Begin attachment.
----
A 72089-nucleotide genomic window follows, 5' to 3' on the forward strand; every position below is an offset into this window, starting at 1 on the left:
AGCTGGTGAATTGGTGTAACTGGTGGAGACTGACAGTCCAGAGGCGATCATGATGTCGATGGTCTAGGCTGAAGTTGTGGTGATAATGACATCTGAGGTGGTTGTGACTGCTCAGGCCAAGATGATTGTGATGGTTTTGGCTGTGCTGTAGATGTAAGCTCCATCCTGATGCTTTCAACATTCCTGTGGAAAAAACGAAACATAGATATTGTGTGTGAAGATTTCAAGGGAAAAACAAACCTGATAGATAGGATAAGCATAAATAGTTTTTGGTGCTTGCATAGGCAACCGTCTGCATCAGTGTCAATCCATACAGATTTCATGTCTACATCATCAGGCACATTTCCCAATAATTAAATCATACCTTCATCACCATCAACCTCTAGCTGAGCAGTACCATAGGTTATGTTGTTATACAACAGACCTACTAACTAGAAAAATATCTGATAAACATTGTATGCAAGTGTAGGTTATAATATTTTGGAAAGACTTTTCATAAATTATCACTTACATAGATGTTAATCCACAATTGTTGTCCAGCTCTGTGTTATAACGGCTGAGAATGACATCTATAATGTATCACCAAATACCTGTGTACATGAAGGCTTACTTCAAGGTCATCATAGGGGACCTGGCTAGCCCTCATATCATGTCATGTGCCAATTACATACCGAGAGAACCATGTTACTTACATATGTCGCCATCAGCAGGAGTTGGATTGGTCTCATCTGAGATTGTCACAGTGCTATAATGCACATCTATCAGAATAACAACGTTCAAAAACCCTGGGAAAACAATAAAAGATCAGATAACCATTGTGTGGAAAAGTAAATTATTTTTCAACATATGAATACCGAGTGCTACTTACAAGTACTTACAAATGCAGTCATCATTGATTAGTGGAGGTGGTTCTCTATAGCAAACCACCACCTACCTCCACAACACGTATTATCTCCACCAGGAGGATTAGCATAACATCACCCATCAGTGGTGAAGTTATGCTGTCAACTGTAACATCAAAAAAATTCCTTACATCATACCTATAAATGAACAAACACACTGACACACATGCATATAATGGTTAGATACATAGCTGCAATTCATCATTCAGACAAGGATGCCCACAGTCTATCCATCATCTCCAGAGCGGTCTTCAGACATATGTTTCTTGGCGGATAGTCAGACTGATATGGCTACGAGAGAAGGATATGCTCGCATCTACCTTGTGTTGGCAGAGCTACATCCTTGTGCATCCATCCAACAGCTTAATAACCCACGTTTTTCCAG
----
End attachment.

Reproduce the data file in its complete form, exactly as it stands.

A 72089-nucleotide genomic window follows, 5' to 3' on the forward strand; every position below is an offset into this window, starting at 1 on the left:
AGCTGGTGAATTGGTGTAACTGGTGGAGACTGACAGTCCAGAGGCGATCATGATGTCGATGGTCTAGGCTGAAGTTGTGGTGATAATGACATCTGAGGTGGTTGTGACTGCTCAGGCCAAGATGATTGTGATGGTTTTGGCTGTGCTGTAGATGTAAGCTCCATCCTGATGCTTTCAACATTCCTGTGGAAAAAACGAAACATAGATATTGTGTGTGAAGATTTCAAGGGAAAAACAAACCTGATAGATAGGATAAGCATAAATAGTTTTTGGTGCTTGCATAGGCAACCGTCTGCATCAGTGTCAATCCATACAGATTTCATGTCTACATCATCAGGCACATTTCCCAATAATTAAATCATACCTTCATCACCATCAACCTCTAGCTGAGCAGTACCATAGGTTATGTTGTTATACAACAGACCTACTAACTAGAAAAATATCTGATAAACATTGTATGCAAGTGTAGGTTATAATATTTTGGAAAGACTTTTCATAAATTATCACTTACATAGATGTTAATCCACAATTGTTGTCCAGCTCTGTGTTATAACGGCTGAGAATGACATCTATAATGTATCACCAAATACCTGTGTACATGAAGGCTTACTTCAAGGTCATCATAGGGGACCTGGCTAGCCCTCATATCATGTCATGTGCCAATTACATACCGAGAGAACCATGTTACTTACATATGTCGCCATCAGCAGGAGTTGGATTGGTCTCATCTGAGATTGTCACAGTGCTATAATGCACATCTATCAGAATAACAACGTTCAAAAACCCTGGGAAAACAATAAAAGATCAGATAACCATTGTGTGGAAAAGTAAATTATTTTTCAACATATGAATACCGAGTGCTACTTACAAGTACTTACAAATGCAGTCATCATTGATTAGTGGAGGTGGTTCTCTATAGCAAACCACCACCTACCTCCACAACACGTATTATCTCCACCAGGAGGATTAGCATAACATCACCCATCAGTGGTGAAGTTATGCTGTCAACTGTAACATCAAAAAAATTCCTTACATCATACCTATAAATGAACAAACACACTGACACACATGCATATAATGGTTAGATACATAGCTGCAATTCATCATTCAGACAAGGATGCCCACAGTCTATCCATCATCTCCAGAGCGGTCTTCAGACATATGTTTCTTGGCGGATAGTCAGACTGATATGGCTACGAGAGAAGGATATGCTCGCATCTACCTTGTGTTGGCAGAGCTACATCCTTGTGCATCCATCCAACAGCTTAATAACCCACGTTTTTCCAG